Richard Carrier then told us that he’s an atheist and usually deals with conservative theologians, so this kind of discussion of God is not familiar to him. He asked the presenters if they believe that God exists and is a conscious agent. John Caputo recounted that we voted at the first meeting of the God Seminar that it would be post-theistic. In order to give this a certain shape, we would pursue a post-theistic conversation. Bray then pushed for clarification by asking how we are participating in a colonial process of secularization or how are we resisting that when we say “post-theist”? Theistic and secular is a problematic binary where both options have colonialist histories. In what ways do we use “post-theistic” to deconstruct that? Rose then added the topic of sovereignty keeps coming up in this conversation and asked how we might talk about unsovereignty.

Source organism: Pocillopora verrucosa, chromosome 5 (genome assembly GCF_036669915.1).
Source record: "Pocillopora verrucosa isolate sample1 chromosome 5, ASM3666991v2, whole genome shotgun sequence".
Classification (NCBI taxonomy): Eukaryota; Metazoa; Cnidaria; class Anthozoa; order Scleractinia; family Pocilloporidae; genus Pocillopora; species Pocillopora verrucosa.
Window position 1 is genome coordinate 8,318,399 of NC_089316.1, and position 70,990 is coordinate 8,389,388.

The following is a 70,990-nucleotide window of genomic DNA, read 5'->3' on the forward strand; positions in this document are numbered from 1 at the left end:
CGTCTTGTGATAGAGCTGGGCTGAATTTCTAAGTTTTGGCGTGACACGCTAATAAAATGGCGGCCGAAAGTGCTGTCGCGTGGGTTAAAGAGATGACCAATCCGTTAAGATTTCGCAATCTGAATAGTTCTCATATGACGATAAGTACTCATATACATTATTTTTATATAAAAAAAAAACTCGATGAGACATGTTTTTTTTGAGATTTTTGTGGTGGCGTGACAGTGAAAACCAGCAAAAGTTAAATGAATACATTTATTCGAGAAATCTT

Peterson responded by discussing his location in Seattle, one of the most secular cities in North America. “How do I talk about God in a way that goes beyond those superficial conversations? Sovereignty is one of the problems with this conversation. We need to find different places to start—one of which is resisting the either/or,” he said. Grau suggested Dietrich Bonhoeffer and Dorothee Soelle as atheistic theologians as resources for this ongoing conversation which argues that we need to live in the world as if there were no God, or as if God were as powerless as we are, suffering with us. David Hall added that the difficulty of speaking with secular students can be eased with “God” as a way to start a conversation with people who are fairly unreflective about religion. Devenish urged Peterson to say what he thinks about God and why this should draw forth worship. Peterson replied that he’s tried that. He rewrote the final stanza of “A Mighty Fortress is Our God” and discovered that he is inspired less by Paul Tillich, one of the most important theologians of the twentieth century, and more by the vulnerable God of Bonhoeffer and Soelle, but that’s not the default God. “When times are tough, the default God is the sovereign God and all the crap that goes with it.” Bray then cautioned us not to keep falling into the trap of universalizing concepts. Which people default to the sovereign God or to German theologians? Those are the defaults of people in particular contexts, not universal defaults.